Remember the following principles when assisting the resident with toileting:
- Assisting the resident to void or defecate on a routine, timely basis to maintain normal elimination pattern and avoid accidents
- Being alert to individual toileting needs and prepare accordingly to help prevent accidents
- Observing standard precautions when handling urine or stool
- Using a bedpan, urinal, or bedside commode (portable toilet), and other procedures to maintain a normal elimination schedule
- Performing careful skin care following voiding or defecating
- Observing, reporting, and recording excess or decreased output
Chapter 5 reviews guidelines for special care regarding elimination (for example, catheter care, ostomy care, enema procedure, and so on).
Rest, Sleep, and Comfort
Elders need as much sleep as other adults. Their ability to sleep might be influenced by the long-term care environment, especially when newly admitted, their activity level, their general state of health, and their individual habits. Naps or rest periods are essential for health and well-being and should be included in the resident’s care plan. However, excessive napping during the day can interfere with sleep as well as signaling a febrile illness or neurological complication. Residents might also awaken from sleep confused or delirious, meaning a state of agitated confusion. This situation is a sign of decreased oxygen to the brain that leads to the confusion. Report any change in consciousness (the awakened state), awareness or alertness, sleepiness for no obvious reason, and the inability to respond verbally.
Pain or discomfort can also interfere with rest and sleep. Pain might go unreported by the resident whose pain tolerance (ability to carry out activities or rest despite pain) is high or who has lost the ability to perceive pain. Likewise the resident might deny pain but act in other ways that indicate discomfort, which might include loss of appetite, refusal to participate in recreational activities, inability to sleep (insomnia), or withdrawing from social contact. Residents might also be less likely to report pain if they believe they will be labeled as complainers.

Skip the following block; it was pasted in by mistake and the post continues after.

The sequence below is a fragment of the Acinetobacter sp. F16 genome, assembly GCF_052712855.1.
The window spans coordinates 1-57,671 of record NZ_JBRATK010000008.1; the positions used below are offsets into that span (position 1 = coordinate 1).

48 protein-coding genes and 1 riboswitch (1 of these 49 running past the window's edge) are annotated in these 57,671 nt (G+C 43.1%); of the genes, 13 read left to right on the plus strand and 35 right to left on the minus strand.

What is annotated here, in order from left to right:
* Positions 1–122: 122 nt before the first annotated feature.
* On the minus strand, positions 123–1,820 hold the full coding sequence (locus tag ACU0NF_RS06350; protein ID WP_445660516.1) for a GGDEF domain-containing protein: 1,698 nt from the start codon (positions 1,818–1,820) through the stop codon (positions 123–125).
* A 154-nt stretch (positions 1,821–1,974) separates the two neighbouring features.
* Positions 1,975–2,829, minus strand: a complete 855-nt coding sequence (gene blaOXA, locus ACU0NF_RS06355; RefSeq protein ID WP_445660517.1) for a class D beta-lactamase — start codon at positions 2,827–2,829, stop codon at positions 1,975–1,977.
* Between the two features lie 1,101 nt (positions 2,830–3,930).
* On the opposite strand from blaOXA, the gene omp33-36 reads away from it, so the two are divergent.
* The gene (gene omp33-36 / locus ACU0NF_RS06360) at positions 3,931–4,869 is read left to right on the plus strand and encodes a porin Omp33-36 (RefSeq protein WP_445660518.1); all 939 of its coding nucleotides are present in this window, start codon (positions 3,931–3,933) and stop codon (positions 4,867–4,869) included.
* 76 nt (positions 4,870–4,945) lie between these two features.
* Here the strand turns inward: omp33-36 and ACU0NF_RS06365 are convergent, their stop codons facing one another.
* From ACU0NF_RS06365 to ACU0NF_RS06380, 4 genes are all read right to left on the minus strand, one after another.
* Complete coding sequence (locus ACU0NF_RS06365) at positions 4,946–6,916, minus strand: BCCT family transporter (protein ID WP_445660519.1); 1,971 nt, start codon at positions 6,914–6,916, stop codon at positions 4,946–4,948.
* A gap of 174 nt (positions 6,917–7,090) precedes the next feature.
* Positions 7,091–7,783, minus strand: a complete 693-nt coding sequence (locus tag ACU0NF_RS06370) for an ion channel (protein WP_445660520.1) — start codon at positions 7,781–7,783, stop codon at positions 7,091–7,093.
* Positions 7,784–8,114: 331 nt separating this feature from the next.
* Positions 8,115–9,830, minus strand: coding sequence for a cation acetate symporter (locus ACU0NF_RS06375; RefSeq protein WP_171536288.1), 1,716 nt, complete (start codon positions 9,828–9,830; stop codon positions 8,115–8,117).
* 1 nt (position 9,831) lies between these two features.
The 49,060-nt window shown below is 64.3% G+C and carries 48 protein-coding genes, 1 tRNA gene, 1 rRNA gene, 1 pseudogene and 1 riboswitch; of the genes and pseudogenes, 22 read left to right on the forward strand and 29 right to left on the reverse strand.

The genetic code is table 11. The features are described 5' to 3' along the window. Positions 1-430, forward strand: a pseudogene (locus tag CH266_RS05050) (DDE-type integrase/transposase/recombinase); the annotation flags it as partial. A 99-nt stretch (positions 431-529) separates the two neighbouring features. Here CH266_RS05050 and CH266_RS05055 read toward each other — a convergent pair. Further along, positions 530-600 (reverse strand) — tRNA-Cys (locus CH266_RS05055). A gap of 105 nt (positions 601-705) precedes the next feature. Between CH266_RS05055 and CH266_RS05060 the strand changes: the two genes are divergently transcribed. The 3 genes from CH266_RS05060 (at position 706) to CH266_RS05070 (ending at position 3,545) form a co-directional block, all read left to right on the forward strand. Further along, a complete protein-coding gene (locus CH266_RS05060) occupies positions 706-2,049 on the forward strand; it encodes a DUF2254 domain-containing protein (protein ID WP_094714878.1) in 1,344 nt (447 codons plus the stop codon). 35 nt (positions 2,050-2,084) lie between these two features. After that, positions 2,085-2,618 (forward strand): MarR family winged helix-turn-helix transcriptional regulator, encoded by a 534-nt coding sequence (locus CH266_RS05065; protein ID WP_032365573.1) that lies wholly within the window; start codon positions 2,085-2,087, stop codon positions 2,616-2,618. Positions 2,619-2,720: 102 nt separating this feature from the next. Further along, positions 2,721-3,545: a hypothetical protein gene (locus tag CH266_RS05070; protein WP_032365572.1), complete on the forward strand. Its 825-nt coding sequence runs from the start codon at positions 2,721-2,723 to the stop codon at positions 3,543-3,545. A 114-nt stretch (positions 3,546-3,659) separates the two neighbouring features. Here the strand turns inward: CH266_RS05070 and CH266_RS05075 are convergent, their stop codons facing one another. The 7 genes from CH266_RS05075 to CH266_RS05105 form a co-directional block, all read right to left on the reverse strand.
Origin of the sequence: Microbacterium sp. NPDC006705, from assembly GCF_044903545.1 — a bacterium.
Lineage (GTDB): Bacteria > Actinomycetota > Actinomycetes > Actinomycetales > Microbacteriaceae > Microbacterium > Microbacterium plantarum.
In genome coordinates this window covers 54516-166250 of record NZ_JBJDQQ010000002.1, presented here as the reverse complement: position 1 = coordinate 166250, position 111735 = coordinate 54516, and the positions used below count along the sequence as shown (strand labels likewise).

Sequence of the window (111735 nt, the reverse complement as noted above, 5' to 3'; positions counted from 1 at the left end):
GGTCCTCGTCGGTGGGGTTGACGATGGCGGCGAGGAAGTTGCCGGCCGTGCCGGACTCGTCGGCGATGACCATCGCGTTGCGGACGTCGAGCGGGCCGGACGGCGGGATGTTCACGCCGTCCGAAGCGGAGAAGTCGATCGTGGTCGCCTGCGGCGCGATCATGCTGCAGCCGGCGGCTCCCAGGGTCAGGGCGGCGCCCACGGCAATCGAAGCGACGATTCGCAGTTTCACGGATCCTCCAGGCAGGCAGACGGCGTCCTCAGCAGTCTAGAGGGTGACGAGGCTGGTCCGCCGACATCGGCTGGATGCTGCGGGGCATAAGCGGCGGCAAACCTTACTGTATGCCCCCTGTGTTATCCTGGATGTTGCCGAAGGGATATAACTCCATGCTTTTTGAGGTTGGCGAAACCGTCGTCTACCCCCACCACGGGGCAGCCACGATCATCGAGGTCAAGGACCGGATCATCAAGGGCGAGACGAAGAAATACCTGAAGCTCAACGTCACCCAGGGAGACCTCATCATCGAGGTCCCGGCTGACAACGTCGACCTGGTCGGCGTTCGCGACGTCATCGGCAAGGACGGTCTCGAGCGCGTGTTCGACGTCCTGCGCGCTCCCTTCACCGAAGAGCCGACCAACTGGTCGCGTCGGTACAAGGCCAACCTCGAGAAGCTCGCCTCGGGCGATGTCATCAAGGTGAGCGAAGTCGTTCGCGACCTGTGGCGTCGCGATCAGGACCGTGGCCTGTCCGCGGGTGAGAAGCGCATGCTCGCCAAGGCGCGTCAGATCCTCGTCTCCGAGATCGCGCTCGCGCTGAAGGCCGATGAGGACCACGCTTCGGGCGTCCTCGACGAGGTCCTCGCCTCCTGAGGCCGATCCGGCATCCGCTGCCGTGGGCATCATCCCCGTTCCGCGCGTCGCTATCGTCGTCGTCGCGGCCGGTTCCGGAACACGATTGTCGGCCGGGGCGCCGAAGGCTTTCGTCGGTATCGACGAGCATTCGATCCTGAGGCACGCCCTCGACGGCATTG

Physical signs of pain include increased pulse (tachycardia), increased respirations (tachypnea), difficulty breathing (dyspnea), and high blood pressure (hypertension). Sweating, crying, grunting, moaning, and other indicators of distress can indicate pain as well. The nurse can assess the resident’s pain on a scale of 0–5 (zero meaning no pain to a score of five, which means it hurts enough to cry). The nurse might administer an analgesic, a drug to relieve pain. If the resident receives analgesia, you must assist the nurse in observing the resident’s response to the medication, any dramatic change in the resident’s vital signs after receiving the medication, and the resident’s report of pain relief. Any abnormal reactions (known as ADEs or adverse drug effects) to analgesia can include a sudden drop in blood pressure or respirations, dyspnea (rapid breathing), a rash on the body, and emotional distress. These signs require immediate intervention, so report them immediately to the nurse. Skills related to respiratory distress or cardiac emergencies are discussed in Chapter 5. You can assist the resident to rest more comfortably by changing the resident’s position, offering diversion activities (reading, listening to music, meditation, and so on), providing a massage, and creating a quiet environment.
The following are general principles of care to promote rest and sleep:
- Maintaining the individual resident’s routine to promote safety and security that encourages rest and sleep
- Arranging the resident’s environment to decrease noise and confusion
- Pacing resident activities to arrange for rest periods during the day and an effective sleep schedule
- Using positioning devices to increase comfort
- Offering emotional support when the resident is experiencing pain and discomfort
- Promoting safety by keeping the bed in the lowest position; locking the wheelchair when the resident is sitting; keeping the urinal, bed pan, or bedside commode near the bed; and keeping a night light on for the resident when visiting the restroom during the night
- Arranging care routines to encourage rest, for example, spacing ADLs, recreational activities, and visiting times